I've been looking at the performance of my website and decided to cache some of my assets, like fonts and CSS files. To have them cached for as long as possible, and prevent "cache misses" when no data has changed, I knew I wanted to set a Cache-Control: Max-Age header with a veeeeeeery long timeout.

However, this makes things difficult when I want to change some of the CSS. How do I tell people's browsers that their cache is invalid, and they should load the new styles?

Hashing & Build Tools

The way that many modern frontend build tools do this is by adding a mini hash to the filename. For example, style.css becomes style-c81ac3.css. This small hash isn't cryptographically secure or anything, but it doesn't need to be for the use case. It's so likely it's nearly guaranteed that your changes will result in a different hash (1/16,777,216 chance of failure).

Frontend build tools also typically use templates for the tags (e.g. href="{{ STYLE }}" or swap out references to real files (e.g. href="style.css"). I don't want to do either of those, because they mean maintaining two sets of files: the "templates" and the "built files".

Introducing a modern build tool takes time, and I'm not managing a large client-side rendered JavaScript app — this is a simple personal page. I don't want to introduce Jekyll or Gatsby, since they have far more features and dependencies than I need.

Simple is Best!

In the end, the perfect solution ended up being a bash script. Changing styles while serving the site locally works immediately as expected, as I can configure my browser to ignore the cache. When my changes are done, I run this bash script which does two things for each CSS file I have;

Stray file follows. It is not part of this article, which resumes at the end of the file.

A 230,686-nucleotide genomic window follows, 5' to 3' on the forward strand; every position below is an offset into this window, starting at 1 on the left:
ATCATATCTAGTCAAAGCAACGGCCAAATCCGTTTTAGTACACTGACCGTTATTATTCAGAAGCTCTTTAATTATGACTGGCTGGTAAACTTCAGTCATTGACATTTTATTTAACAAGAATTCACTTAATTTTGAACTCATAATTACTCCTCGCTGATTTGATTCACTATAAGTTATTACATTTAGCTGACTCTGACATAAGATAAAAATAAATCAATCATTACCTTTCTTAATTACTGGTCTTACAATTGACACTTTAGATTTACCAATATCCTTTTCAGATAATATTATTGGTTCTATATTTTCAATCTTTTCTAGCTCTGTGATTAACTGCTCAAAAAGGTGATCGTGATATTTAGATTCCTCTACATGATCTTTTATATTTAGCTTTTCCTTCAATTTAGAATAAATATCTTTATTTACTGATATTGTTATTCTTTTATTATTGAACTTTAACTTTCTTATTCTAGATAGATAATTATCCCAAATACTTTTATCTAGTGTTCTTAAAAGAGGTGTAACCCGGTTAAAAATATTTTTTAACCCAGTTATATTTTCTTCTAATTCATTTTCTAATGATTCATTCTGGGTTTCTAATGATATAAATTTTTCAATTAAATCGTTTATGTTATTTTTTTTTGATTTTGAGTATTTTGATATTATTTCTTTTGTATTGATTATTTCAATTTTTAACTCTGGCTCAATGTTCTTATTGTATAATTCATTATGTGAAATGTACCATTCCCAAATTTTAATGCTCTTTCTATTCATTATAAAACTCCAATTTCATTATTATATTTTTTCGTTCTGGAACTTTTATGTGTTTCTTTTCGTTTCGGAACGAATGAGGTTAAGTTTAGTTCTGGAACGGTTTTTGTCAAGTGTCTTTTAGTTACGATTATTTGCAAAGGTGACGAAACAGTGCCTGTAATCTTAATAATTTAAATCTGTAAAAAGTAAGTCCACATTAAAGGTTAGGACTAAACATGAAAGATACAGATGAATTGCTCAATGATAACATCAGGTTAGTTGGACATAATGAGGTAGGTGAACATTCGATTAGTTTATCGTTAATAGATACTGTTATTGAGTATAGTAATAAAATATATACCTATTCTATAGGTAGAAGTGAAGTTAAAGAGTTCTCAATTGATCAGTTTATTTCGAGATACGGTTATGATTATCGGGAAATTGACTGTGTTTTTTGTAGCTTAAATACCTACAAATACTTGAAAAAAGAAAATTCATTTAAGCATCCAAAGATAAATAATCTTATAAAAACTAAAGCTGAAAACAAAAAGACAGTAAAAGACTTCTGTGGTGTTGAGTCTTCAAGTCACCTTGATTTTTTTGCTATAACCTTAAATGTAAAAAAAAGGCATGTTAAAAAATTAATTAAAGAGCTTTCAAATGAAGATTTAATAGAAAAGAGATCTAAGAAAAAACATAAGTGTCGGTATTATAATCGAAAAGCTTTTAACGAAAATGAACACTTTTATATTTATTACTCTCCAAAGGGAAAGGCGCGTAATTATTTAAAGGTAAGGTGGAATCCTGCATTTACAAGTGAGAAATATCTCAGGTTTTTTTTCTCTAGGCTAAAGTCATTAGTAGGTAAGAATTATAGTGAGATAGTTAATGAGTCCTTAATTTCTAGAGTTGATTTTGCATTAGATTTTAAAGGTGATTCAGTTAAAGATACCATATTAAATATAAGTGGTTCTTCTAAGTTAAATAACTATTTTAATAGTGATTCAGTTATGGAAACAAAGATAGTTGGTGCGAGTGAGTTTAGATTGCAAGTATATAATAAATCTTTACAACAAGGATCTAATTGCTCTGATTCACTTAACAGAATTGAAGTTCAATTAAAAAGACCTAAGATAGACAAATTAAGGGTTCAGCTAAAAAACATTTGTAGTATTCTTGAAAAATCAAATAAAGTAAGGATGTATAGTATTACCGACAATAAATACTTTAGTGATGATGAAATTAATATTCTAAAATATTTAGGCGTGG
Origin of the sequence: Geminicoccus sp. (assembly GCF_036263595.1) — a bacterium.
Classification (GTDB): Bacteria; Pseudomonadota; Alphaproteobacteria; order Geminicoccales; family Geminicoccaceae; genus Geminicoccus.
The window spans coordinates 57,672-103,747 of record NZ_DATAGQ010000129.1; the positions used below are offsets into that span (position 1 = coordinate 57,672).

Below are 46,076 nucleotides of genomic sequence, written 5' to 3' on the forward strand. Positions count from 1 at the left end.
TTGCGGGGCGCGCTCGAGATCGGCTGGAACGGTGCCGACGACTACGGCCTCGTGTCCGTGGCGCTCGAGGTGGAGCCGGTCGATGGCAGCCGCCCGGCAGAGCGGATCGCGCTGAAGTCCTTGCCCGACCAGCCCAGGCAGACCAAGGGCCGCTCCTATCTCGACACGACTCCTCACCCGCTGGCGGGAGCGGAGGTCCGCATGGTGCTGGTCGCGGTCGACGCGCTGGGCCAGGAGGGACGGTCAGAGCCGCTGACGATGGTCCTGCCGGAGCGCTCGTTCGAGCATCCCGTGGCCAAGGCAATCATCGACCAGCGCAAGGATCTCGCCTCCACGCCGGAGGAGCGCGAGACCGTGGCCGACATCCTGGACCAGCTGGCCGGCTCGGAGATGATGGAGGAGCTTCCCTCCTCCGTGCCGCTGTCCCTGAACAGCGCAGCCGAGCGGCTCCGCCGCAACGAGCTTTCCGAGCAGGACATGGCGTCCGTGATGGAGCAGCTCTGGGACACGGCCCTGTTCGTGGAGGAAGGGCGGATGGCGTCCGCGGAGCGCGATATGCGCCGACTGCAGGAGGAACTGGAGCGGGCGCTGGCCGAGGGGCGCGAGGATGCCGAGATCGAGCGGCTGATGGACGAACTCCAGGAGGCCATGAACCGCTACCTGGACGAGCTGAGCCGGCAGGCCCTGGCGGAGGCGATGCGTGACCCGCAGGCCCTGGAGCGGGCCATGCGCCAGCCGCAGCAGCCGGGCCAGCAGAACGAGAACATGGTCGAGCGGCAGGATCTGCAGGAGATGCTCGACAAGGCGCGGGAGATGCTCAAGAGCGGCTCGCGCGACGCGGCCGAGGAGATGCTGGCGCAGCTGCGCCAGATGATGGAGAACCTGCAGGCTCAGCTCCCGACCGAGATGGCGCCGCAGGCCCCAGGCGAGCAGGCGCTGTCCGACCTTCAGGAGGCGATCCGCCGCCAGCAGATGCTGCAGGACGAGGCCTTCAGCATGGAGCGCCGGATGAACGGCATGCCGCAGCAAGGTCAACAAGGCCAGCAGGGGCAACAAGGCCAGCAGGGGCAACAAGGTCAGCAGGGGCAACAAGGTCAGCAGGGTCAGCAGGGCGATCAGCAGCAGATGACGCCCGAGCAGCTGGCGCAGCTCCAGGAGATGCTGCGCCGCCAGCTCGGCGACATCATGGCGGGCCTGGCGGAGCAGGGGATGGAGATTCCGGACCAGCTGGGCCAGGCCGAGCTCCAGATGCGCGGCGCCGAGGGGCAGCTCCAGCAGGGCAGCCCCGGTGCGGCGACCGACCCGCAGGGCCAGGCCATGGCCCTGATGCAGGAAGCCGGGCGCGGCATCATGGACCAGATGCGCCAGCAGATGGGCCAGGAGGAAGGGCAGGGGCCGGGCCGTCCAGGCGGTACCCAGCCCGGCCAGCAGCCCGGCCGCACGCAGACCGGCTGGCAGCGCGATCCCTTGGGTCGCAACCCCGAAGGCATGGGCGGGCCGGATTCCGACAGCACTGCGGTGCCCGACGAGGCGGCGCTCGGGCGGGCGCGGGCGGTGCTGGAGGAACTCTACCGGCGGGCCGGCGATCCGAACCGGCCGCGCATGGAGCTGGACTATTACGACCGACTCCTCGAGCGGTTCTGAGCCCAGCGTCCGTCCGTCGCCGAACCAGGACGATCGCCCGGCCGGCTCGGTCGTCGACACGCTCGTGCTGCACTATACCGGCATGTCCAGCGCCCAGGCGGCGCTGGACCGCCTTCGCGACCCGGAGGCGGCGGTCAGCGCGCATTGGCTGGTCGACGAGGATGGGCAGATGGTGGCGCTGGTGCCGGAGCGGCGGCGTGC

1. Calculates a hash of the file's contents, and rename that file to use the hash
  2. Search for the old filename in HTML and replace with the new filename

The minihash command I've used to calculate file hashes lives in my ~/.scripts directory on my PATH:

shasum $1 | cut -d' ' -f1 | cut -c -8

It outputs an 8-character hash of a file (trimmed down from a full sha256 hash!).

Important disclaimer: If I were writing this for an important production site I'd have a LOT more safeguards in place, and might not even use any form of this method, likely preferring the template/build approach. Using a regex to replace details in HTML is fine, provided you know exactly what the HTML contains. For my personal site, it's enough to check everything's still working and rollback in git if not!

Here's the final script:

One thig I'm still trying to work out is how to make this bash script portable between MacOS and Linux. Currently I've used the -i argument to run Sed in-place, but I understand that's not in the POSIX standards. Any tips welcome!